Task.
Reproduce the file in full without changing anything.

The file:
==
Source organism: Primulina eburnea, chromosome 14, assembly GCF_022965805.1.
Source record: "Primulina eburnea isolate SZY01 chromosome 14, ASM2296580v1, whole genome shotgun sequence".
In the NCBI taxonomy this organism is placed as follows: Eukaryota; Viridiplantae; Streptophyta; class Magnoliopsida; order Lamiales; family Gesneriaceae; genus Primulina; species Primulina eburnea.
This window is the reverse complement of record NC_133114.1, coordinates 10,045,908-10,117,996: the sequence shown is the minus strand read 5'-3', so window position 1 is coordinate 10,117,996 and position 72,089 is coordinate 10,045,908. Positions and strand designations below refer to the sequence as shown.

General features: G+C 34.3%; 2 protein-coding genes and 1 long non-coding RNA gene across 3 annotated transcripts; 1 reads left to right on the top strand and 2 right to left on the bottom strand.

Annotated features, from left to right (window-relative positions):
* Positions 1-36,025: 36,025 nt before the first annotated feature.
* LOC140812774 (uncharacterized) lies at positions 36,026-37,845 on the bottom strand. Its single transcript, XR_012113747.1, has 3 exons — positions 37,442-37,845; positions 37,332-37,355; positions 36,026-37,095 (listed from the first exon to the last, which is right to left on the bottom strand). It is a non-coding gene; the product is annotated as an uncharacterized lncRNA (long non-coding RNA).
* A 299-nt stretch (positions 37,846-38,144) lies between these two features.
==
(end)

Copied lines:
Source organism: Primulina eburnea, chromosome 14, assembly GCF_022965805.1.
Source record: "Primulina eburnea isolate SZY01 chromosome 14, ASM2296580v1, whole genome shotgun sequence".
In the NCBI taxonomy this organism is placed as follows: Eukaryota; Viridiplantae; Streptophyta; class Magnoliopsida; order Lamiales; family Gesneriaceae; genus Primulina; species Primulina eburnea.
This window is the reverse complement of record NC_133114.1, coordinates 10,045,908-10,117,996: the sequence shown is the minus strand read 5'-3', so window position 1 is coordinate 10,117,996 and position 72,089 is coordinate 10,045,908. Positions and strand designations below refer to the sequence as shown.

General features: G+C 34.3%; 2 protein-coding genes and 1 long non-coding RNA gene across 3 annotated transcripts; 1 reads left to right on the top strand and 2 right to left on the bottom strand.

Annotated features, from left to right (window-relative positions):
* Positions 1-36,025: 36,025 nt before the first annotated feature.
* LOC140812774 (uncharacterized) lies at positions 36,026-37,845 on the bottom strand. Its single transcript, XR_012113747.1, has 3 exons — positions 37,442-37,845; positions 37,332-37,355; positions 36,026-37,095 (listed from the first exon to the last, which is right to left on the bottom strand). It is a non-coding gene; the product is annotated as an uncharacterized lncRNA (long non-coding RNA).
* A 299-nt stretch (positions 37,846-38,144) lies between these two features.